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South-east Asian borrowers wince as deflation looms
[JAKARTA] Loans to businesses and households in Southeast Asia are growing at their slowest pace in five years, but the region's most indebted economies aren't becoming any less leveraged. Because of deflation, borrowers are at risk of shouldering heavier debt burdens.
In Singapore, bank loans grew 3.26 per cent in February from a year earlier, official data published on Tuesday shows, the slowest since November 2009.
In Thailand, loan growth is also far below the rates seen after the 2008 global crisis when the authorities unleashed liquidity to revive the economy. But outstanding loans remain staggering.
The Asian Development Bank says debt in Singapore, Thailand and Malaysia is now equal to at least twice the size of their gross domestic product, fuelled by inflows of capital which funded bank loans and bond sales.
The ability of borrowers to pay down debts will be tested if deflationary pressures that crept into the region four months ago via Thailand increase. A long spell of falling prices erodes corporate revenues, spurs businesses to lower wages, and slams the brakes on economic growth.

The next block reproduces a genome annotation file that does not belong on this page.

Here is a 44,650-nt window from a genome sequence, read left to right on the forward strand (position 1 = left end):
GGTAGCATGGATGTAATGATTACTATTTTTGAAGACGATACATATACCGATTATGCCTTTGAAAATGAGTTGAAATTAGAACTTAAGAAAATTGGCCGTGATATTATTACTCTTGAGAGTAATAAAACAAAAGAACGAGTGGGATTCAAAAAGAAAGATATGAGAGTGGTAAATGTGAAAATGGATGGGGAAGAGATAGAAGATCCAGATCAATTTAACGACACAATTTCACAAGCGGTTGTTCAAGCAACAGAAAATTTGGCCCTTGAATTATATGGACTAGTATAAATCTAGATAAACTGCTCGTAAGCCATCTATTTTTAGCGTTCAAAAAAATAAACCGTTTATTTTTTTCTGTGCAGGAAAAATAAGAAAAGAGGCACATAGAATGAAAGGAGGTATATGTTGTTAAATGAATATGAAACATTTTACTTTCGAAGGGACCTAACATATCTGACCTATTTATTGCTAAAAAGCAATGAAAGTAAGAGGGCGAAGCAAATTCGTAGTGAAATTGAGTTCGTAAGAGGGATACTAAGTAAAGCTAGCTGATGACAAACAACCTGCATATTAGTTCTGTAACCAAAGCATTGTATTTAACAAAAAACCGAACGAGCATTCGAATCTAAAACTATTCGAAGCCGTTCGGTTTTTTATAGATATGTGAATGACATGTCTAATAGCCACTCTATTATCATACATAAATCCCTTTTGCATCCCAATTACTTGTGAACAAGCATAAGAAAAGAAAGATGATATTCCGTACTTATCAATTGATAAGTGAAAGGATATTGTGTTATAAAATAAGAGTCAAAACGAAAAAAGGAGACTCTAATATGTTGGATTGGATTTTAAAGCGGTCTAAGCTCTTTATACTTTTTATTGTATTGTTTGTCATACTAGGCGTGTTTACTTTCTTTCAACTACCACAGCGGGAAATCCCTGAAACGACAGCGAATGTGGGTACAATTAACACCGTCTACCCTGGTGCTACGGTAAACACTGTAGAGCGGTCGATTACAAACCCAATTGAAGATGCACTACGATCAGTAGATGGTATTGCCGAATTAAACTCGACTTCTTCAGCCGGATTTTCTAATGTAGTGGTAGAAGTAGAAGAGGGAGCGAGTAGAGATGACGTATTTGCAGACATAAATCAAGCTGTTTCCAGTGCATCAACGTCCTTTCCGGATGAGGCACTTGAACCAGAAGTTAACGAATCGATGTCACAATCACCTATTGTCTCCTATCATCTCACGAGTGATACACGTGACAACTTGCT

Look at Japan.
"Deflation will increase the real cost of debt servicing as real rates rise and will keep nominal GDP growth weak," Morgan Stanley wrote in a research note.
Central bankers are in a quandary. Because of high debt, they are reluctant to lower interest rates and encourage borrowing. But without lower interest rates, their economies risk getting stuck in a deflationary funk of low growth and rising debt.
Singapore bit the bullet and eased monetary policy in late January. Thailand followed suit this month. Both have fallen into mild deflation, chiefly because of sliding global energy prices. Malaysia, where consumer prices rose just 0.1 per cent in February, has stood pat on interest rates.
The authorities should tighten prudential regulations to direct credit away from risky borrowers but still ensure real interest rates are low enough for productive sectors to access credit, Chetan Ahya, an economist at Morgan Stanley, told Reuters.